State school teachers employed by tax-avoiding firm
An offshore company employing thousands of teachers is avoiding the payment of millions of pounds in employer's National Insurance contributions.
ISS Ltd, based in the Channel Islands, employs more than 24,000 temporary agency workers across the UK, most of them working as supply teachers.
ISS says it is "meticulous in complying with HMRC codes on taxes and expenses".
HM Revenue & Customs says schools, councils or employment agencies could be liable for the shortfall.
The BBC's 5 live Investigates programme has discovered that thousands of supply teachers working in the UK are paid by Sark-based International Subcontracting Solutions Ltd (ISS).
ISS is a payroll company - sometimes known as an "umbrella" company - which pays the salaries and expenses of workers who find jobs through recruitment agencies in the UK.
The arrangement means that temporary workers, such as supply teachers, are the employees of ISS.
Because ISS is based offshore it does not pay employer's National Insurance contributions - but neither do the UK-based recruitment agencies that find the jobs for staff paid by ISS.
This could add up to many millions of pounds in unpaid tax. For example, for a supply teacher on a daily rate of £160, around £90 per week is not being paid to HMRC in employer's National Insurance contributions.
HMRC says that the UK-based employment agency through which the workers are supplied, or alternatively the end-user company, such as the school or local education authority, could be treated as the employer and therefore be liable for the unpaid National Insurance contributions.
This raises the prospect of HMRC having to pursue other public sector bodies and employees for the lost revenue.
ISS told the BBC that HMRC had no grounds to challenge its employees or business partners.
But the consultancy firm Professional Passport, which advises the recruitment industry on tax issues, says a lack of enforcement has encouraged the growth of offshore umbrella companies.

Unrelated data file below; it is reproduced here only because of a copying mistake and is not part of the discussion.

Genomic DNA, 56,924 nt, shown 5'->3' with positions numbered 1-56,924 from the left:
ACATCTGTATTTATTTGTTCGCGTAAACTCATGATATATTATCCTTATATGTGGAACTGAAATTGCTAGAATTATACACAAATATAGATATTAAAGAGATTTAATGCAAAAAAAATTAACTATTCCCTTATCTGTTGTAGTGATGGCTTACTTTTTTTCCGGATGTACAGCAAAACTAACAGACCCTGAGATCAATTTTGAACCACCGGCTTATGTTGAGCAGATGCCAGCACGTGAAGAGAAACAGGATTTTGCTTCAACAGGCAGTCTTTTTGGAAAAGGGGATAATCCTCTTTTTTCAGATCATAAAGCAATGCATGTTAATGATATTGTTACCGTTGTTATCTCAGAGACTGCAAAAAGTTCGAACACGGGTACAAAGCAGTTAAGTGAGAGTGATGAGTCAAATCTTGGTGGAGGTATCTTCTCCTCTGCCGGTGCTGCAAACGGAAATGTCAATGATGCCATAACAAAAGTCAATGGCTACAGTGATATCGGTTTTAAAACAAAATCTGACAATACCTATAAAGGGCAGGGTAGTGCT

"We don't need more rules, or different rules, just effective enforcement of the existing rules," Professional Passport director Crawford Temple told 5 live Investigates.
"If these are proving too difficult to enforce then they should be reviewed and amended as a priority," he added.
Director of Tax Research UK Richard Murphy says the growth of umbrella companies is "the next big UK tax scandal".
Mr Murphy told the BBC: "The UK can't afford this tax loss and it can't afford so many households being put at tax risk. This is a scandal waiting to break."
The government also stands accused of having ignored the problem despite warnings.
Professional Passport wrote to Treasury minister David Gauke in July 2011 to point out the "potentially embarrassing" issue of public sector agency workers being employed by offshore umbrella companies.
Mr Temple says he is yet to receive a response.
"Mr Cameron was quick to use moral arguments when celebrities were utilising tax avoidance strategies, yet his own ministers failed to take any action, or even respond, when we highlighted serious tax avoidance issues directly to them on a number of occasions."
HMRC told the BBC that employers had a legal responsibility to operate PAYE and should question very closely anyone offering quick-fix tax and National Insurance arrangements.
"We are actively pursuing a growing number of investigations against these types of arrangements.
"The HMRC has already successfully pursued a number of companies for tax, National Insurance and interest where they were not playing by the rules."